Wedding traditions at the Dubrovnik littoral area

A wedding ceremony at a village of the Dubrovnik Littoral presented a very special event.

Wedding traditions at the Dubrovnik littoral area

Jakša Primorac

The traditional junction in matrimony was filled with religious, magic and scenic elements. Wedding was the most festive and the merriest of all experiences in the life of the countryside. The last weddings that had the ancient scenario took place some decades ago, yet many an element of the antique weddings is still present in the mountain villages of the area.

The process of concluding matrimony took place in several stages. First, there was a ceremonial asking in marriage, then the engagement, followed by the agreements on the wedding. On the morning of the Sunday preceding the wedding, the bridegroom hoisted a flag on his roof and saluted the village with gun shots. Dressed smartly, a jug of wine in his hand, he then visited the houses in his and in other villages to invite the relatives and friends to the wedding. This was done throughout the week before the wedding. The flag was taken down from the roof at every sunset, accompanied by more saluting gun shots.
The Thursday before the wedding was a very special day – the day of the arrival of bride’s chest and dowry, fetched at her house by the bridegroom; his entourage consisted of several girls and a couple of male friends. The girls carried the dowry on their heads, the boys carried the chest. After a treatment with snacks, the bridegroom would climb on the chest to spill some wine on each corner of the chest and would then smash the glass against the floor. This presented a peculiar blessing. The festive march-past was accompanied by bride’s sisters and cousins singing along the way. The bridegroom’s house met all with ceremonial shooting and gifts.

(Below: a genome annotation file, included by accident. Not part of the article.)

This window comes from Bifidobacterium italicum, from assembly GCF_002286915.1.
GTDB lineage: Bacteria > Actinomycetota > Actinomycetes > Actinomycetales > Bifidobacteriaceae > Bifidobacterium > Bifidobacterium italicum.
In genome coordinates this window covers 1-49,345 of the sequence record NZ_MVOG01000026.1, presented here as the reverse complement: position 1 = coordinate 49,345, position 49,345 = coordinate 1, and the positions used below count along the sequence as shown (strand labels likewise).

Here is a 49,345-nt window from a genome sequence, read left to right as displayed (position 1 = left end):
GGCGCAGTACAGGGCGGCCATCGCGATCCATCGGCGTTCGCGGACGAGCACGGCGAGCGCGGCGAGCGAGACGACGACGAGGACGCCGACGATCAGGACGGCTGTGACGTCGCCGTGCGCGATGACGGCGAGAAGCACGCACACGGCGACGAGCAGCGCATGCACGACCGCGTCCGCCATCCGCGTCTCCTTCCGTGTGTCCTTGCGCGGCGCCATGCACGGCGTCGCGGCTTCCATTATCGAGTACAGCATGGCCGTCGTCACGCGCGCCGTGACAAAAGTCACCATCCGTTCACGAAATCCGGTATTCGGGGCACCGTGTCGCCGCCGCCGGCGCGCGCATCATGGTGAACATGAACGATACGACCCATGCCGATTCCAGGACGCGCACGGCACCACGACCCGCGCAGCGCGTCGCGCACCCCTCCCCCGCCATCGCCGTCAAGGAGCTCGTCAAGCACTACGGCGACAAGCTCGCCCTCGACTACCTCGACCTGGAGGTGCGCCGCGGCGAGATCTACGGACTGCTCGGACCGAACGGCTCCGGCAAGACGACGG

Like elsewhere in Croatia and the neighboring Bosnia and Herzegovina, and not only at the littoral but especially in the mountain areas, the weddings were organized in the way of military ceremonials, by appointing of wedding officers. For magic reasons the appointed officials had to be in odd number, usually between three and nine. The nominations by relatives, neighbors and friends followed strict rules. During the wedding, the officers addressed each other with ornamented speech and behaved like military. Each had his own tasks. They rode horses or walked, and sat at the table after a strict seating arrangement. They had to look after the bride and to symbolically defend her honour. In Dubrovnik Littoral, specifically, both the bride and the groom had their own wedding officers, while in most of other areas they were appointed only on the bridegroom’s side.

The weddings in the Littoral took place on Sundays. First to arrive to the churchyard were the wedding guests of the bridegroom who met those of the bride by lining up and by shooting from their guns. When the bride arrived, she had to bow three times to the flag borrowed from the church; bridegroom’s flag bearer waved the flag above the bride for several rounds, which she had to bow to once again. She would enter the church alone. A staged dispute over the handing over of the bride would then start between the chief wedding guests of the bride and the groom, respectively, the bride metaphorically identified with the mythical Sheldrake. After this, all would go inside the church to assist the religious ceremony.